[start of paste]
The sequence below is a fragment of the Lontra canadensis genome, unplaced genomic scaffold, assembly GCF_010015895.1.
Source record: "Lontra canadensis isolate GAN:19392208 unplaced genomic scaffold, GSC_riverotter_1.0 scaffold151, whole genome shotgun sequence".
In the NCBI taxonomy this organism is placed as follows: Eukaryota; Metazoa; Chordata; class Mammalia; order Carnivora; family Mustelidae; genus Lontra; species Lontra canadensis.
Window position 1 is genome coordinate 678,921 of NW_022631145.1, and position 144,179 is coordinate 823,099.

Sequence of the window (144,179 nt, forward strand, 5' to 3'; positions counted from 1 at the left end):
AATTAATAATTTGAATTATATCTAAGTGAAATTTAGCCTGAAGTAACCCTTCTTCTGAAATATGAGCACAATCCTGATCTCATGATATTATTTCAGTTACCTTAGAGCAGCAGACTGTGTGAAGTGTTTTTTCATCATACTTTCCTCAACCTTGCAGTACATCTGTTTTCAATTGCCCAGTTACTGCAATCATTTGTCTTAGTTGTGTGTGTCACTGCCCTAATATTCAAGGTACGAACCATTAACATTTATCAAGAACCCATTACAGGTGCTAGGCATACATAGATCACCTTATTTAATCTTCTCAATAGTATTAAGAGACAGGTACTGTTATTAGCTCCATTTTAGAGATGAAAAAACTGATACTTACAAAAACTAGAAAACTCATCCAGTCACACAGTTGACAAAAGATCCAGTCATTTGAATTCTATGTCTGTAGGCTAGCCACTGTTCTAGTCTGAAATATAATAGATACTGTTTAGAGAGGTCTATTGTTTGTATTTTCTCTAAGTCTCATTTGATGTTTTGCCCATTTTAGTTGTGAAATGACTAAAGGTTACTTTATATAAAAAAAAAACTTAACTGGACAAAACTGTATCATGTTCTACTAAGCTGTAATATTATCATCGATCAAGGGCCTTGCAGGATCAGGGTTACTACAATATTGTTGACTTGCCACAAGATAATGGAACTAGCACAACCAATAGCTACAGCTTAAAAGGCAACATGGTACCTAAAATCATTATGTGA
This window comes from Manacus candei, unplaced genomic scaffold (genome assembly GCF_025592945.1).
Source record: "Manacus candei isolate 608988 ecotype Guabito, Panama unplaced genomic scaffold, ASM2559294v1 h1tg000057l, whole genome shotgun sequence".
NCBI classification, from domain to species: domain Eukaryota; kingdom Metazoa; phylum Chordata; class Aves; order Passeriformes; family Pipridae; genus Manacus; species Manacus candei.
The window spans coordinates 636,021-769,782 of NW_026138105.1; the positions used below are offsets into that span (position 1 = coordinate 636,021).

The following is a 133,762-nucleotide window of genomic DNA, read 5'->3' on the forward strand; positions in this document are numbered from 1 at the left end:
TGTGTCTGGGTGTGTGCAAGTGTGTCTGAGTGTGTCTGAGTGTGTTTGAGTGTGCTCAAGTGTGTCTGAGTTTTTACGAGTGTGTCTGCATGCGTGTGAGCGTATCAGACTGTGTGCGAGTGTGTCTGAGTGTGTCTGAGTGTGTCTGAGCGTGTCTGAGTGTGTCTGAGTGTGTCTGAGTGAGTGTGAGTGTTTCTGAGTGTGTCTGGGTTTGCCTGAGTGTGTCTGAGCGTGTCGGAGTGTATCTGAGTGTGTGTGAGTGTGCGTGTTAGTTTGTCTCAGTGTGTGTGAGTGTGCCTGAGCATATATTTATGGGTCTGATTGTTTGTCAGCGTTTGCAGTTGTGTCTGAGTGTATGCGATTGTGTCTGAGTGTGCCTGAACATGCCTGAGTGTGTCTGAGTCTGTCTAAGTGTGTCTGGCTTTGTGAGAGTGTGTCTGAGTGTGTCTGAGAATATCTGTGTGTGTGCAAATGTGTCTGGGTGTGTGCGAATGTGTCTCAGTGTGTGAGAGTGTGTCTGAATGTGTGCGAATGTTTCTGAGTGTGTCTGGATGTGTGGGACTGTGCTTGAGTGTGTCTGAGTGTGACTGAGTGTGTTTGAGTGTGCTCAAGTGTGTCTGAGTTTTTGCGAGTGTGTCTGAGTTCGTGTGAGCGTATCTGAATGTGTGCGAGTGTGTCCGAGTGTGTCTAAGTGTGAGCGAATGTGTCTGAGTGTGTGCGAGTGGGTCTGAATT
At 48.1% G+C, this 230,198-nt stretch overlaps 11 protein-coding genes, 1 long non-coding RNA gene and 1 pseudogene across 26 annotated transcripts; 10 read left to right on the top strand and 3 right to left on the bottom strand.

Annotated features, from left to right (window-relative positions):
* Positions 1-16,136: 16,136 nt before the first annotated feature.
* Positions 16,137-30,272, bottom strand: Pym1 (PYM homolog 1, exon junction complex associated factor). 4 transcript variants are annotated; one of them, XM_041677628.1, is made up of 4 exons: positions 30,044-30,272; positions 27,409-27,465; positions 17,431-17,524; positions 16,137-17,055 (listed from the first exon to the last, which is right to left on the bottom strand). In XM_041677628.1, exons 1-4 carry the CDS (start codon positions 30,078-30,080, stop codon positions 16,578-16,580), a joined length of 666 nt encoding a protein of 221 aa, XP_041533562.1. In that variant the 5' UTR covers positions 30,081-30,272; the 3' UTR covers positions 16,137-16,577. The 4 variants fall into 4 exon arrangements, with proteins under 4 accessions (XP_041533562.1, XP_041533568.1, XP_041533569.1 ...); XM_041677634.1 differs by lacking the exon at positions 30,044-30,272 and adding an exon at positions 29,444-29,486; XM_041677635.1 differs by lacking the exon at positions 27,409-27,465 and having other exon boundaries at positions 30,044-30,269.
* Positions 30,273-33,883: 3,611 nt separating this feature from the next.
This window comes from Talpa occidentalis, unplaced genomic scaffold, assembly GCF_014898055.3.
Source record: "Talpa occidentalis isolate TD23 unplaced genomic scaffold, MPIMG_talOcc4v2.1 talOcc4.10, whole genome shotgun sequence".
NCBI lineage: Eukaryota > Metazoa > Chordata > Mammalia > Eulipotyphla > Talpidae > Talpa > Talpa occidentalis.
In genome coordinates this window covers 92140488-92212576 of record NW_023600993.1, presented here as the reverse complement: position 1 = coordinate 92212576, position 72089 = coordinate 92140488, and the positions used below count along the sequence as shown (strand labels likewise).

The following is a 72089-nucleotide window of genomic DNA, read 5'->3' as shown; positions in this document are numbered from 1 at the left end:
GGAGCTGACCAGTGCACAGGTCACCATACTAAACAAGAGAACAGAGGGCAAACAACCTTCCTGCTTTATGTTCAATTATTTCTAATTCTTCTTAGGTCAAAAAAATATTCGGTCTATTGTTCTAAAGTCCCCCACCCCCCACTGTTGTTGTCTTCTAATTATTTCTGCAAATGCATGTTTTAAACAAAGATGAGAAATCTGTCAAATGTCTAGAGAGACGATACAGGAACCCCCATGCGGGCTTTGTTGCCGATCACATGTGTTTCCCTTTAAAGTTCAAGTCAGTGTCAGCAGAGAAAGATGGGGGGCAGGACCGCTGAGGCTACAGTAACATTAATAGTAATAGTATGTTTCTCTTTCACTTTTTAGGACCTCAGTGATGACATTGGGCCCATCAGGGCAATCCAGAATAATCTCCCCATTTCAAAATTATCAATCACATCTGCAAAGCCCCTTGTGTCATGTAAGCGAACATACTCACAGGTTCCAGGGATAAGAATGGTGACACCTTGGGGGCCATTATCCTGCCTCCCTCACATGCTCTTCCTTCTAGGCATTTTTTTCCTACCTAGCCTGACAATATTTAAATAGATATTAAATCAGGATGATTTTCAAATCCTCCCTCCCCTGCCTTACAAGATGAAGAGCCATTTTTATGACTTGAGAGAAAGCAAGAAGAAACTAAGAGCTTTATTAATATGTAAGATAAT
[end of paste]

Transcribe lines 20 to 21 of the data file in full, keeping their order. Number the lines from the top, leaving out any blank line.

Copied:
NCBI lineage: Eukaryota > Metazoa > Chordata > Mammalia > Eulipotyphla > Talpidae > Talpa > Talpa occidentalis.
In genome coordinates this window covers 92140488-92212576 of record NW_023600993.1, presented here as the reverse complement: position 1 = coordinate 92212576, position 72089 = coordinate 92140488, and the positions used below count along the sequence as shown (strand labels likewise).